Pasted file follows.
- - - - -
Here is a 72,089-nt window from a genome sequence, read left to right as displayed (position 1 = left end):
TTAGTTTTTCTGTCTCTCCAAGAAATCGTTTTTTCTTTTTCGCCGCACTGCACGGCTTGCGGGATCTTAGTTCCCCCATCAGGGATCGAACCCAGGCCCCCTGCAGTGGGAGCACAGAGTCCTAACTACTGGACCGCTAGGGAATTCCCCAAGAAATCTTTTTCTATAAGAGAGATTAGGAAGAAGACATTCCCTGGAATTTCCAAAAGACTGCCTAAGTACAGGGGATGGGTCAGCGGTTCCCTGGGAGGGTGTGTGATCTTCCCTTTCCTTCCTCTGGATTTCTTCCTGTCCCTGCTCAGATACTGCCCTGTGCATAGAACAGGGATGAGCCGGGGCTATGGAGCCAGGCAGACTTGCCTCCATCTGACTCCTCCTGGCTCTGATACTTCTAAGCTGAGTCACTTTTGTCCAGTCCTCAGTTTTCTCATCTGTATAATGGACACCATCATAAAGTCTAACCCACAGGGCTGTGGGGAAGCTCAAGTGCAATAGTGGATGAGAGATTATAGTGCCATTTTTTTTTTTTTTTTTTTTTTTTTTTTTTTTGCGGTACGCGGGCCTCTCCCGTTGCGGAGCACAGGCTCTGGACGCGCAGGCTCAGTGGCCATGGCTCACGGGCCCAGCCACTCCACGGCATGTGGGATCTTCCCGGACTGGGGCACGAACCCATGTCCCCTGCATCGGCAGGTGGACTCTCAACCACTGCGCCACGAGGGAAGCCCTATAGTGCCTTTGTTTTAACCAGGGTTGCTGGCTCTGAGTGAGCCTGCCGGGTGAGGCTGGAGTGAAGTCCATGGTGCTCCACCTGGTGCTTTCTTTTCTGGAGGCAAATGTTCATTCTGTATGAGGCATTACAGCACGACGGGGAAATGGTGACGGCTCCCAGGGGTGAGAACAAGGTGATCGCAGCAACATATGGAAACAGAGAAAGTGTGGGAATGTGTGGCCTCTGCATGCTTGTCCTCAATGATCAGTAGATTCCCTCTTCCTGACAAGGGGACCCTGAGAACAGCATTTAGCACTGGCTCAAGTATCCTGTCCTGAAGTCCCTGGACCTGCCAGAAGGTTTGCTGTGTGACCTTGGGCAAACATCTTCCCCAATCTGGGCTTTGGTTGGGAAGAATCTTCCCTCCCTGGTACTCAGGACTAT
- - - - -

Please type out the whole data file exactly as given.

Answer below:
Here is a 72,089-nt window from a genome sequence, read left to right as displayed (position 1 = left end):
TTAGTTTTTCTGTCTCTCCAAGAAATCGTTTTTTCTTTTTCGCCGCACTGCACGGCTTGCGGGATCTTAGTTCCCCCATCAGGGATCGAACCCAGGCCCCCTGCAGTGGGAGCACAGAGTCCTAACTACTGGACCGCTAGGGAATTCCCCAAGAAATCTTTTTCTATAAGAGAGATTAGGAAGAAGACATTCCCTGGAATTTCCAAAAGACTGCCTAAGTACAGGGGATGGGTCAGCGGTTCCCTGGGAGGGTGTGTGATCTTCCCTTTCCTTCCTCTGGATTTCTTCCTGTCCCTGCTCAGATACTGCCCTGTGCATAGAACAGGGATGAGCCGGGGCTATGGAGCCAGGCAGACTTGCCTCCATCTGACTCCTCCTGGCTCTGATACTTCTAAGCTGAGTCACTTTTGTCCAGTCCTCAGTTTTCTCATCTGTATAATGGACACCATCATAAAGTCTAACCCACAGGGCTGTGGGGAAGCTCAAGTGCAATAGTGGATGAGAGATTATAGTGCCATTTTTTTTTTTTTTTTTTTTTTTTTTTTTTTTGCGGTACGCGGGCCTCTCCCGTTGCGGAGCACAGGCTCTGGACGCGCAGGCTCAGTGGCCATGGCTCACGGGCCCAGCCACTCCACGGCATGTGGGATCTTCCCGGACTGGGGCACGAACCCATGTCCCCTGCATCGGCAGGTGGACTCTCAACCACTGCGCCACGAGGGAAGCCCTATAGTGCCTTTGTTTTAACCAGGGTTGCTGGCTCTGAGTGAGCCTGCCGGGTGAGGCTGGAGTGAAGTCCATGGTGCTCCACCTGGTGCTTTCTTTTCTGGAGGCAAATGTTCATTCTGTATGAGGCATTACAGCACGACGGGGAAATGGTGACGGCTCCCAGGGGTGAGAACAAGGTGATCGCAGCAACATATGGAAACAGAGAAAGTGTGGGAATGTGTGGCCTCTGCATGCTTGTCCTCAATGATCAGTAGATTCCCTCTTCCTGACAAGGGGACCCTGAGAACAGCATTTAGCACTGGCTCAAGTATCCTGTCCTGAAGTCCCTGGACCTGCCAGAAGGTTTGCTGTGTGACCTTGGGCAAACATCTTCCCCAATCTGGGCTTTGGTTGGGAAGAATCTTCCCTCCCTGGTACTCAGGACTAT